Speaking after the UK government issued its new migration plans, Cardinal Vincent Nichols spoke about meeting a woman from the Democratic Republic of Congo who had to wait for 10-years before being granted a temporary leave to stay. He also cited another case where a woman was detained after visiting a migration office to answer questions.
The question of migrants is also on the agenda at the synod of bishops on young people, the faith vocational discernment, with both calls to welcome new arrivals, but also concern from bishops in sending countries that they are losing some of their most promising young people to other countries.
“My concern would be the overall way that our administration treats migrants,” he told The Tablet during an interview at the Venerable English College in Rome during the synod. “To me what’s shocking is the way desperate people who have come to Britain can be treated by our system; not always, but can be.
“I just got a note this morning, that a lady I met four weeks ago at the Jesuit Refugee Service, that after 10 years waiting has now got a temporary leave to stay – which is two and a half years, and that won’t come into effect for another ten weeks,” the cardinal said.
“And its only after that, after all this time, being kept in poverty, destitution – exactly because she was not able to receive any support at all – that she will now be able to receive some support.”
The woman in question was fleeing from DR Congo which has been gripped by years of political instability and has seen 1.7 million people leave their homes, a crisis described by aid agencies as “worse than the Middle East.”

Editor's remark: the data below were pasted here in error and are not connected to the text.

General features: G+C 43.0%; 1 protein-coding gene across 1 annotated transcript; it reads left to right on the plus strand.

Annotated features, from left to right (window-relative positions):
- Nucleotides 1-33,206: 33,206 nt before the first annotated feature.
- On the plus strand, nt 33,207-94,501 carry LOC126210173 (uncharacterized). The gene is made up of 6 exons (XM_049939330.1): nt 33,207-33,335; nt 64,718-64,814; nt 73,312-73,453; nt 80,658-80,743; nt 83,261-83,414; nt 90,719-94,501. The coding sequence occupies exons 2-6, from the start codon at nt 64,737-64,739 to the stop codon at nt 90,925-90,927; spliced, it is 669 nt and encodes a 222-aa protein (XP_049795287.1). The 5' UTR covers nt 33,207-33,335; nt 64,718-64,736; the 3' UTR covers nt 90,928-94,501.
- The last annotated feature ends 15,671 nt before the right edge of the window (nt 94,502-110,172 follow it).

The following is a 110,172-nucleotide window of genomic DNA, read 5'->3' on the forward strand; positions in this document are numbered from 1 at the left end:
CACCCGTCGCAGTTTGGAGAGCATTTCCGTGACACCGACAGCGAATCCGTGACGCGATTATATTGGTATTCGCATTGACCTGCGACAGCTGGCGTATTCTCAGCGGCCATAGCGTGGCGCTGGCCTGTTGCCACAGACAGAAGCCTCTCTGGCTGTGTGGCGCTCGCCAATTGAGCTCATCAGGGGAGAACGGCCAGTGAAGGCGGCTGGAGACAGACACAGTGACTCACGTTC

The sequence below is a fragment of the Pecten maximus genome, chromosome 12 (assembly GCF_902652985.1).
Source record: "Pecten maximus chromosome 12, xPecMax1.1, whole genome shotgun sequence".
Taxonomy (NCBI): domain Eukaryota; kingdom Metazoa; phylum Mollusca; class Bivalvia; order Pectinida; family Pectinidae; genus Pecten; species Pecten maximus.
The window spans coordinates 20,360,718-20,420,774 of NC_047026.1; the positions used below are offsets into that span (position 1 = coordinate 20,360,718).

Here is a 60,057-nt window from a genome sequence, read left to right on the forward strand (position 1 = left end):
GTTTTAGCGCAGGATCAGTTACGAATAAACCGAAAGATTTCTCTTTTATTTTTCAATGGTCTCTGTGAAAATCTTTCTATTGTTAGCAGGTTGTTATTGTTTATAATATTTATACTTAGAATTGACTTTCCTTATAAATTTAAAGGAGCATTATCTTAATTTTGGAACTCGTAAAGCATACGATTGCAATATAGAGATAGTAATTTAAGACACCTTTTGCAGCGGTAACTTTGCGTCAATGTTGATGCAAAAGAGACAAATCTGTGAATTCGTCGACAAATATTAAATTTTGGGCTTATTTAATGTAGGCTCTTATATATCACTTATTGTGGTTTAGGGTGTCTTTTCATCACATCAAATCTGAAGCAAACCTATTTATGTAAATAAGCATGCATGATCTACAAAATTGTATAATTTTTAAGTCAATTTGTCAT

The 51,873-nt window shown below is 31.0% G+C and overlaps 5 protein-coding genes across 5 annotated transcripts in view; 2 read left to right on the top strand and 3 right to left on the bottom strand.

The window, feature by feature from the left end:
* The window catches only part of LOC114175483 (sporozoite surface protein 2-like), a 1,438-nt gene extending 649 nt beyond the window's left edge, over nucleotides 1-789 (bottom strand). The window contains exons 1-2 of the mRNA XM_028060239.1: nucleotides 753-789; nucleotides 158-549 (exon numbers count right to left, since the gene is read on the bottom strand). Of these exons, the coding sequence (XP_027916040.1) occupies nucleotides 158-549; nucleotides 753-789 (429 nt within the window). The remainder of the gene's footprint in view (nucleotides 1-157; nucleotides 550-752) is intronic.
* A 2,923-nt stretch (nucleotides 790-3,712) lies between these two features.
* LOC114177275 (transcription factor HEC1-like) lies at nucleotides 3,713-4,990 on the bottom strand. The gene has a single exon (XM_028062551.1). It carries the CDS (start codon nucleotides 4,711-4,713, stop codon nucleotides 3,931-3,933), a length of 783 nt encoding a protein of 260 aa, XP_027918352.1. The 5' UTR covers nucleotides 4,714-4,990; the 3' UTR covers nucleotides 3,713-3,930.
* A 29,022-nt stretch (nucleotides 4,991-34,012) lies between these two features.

Cardinal Nichols also said it was wrong that no distinction was being made between victims of human trafficking and other migrants who come to Britain with the same support being offered to both.
“There seems to be an unwillingness at the moment to make a distinction to those people on the one hand, who have come and find themselves in this country; sometimes for real need, sometimes not, and on the other hand victims of crime,” he said.
“Victims of human trafficking are victims of criminal activity, and in my view, they should not be treated in the same category as migrants.”
While concerns about immigration as the biggest driver of the 2016 referendum decision to leave the European Union, the cardinal said his big concerns were about those fleeing from a “very violent situation, and a politically dangerous situation” outside of Europe. This, the cardinal said, was a “deeper worry” for him than “what might or might not happen” to people from to Britain from Europe after Brexit.
“They’ve already been given some reassurances that they will be able to stay, clearly there is a pathway of a controlled immigration policy,” he pointed out.
The cardinal said that refugee services see many cases like the woman from DR Congo, and cited another individual who had been arrested after visiting a migration office.
“Another woman I met went to visit a migration office to answer questions ended up in detention. She had no warning, no idea where she was. She was told she could get in touch with a solicitor, but there was no effort made. She was moved around at night. This is not a criminal but somebody who has taken refuge in Britain.”
Earlier this year the cardinal said Britain’s treatment of asylum seekers was a “shame on our country” and has made combatting human trafficking a priority for his work in Westminster. The cardinal is the leader of the Santa Marta Group, a network of police chiefs and bishops from across the world working to combat the scourge of human slavery.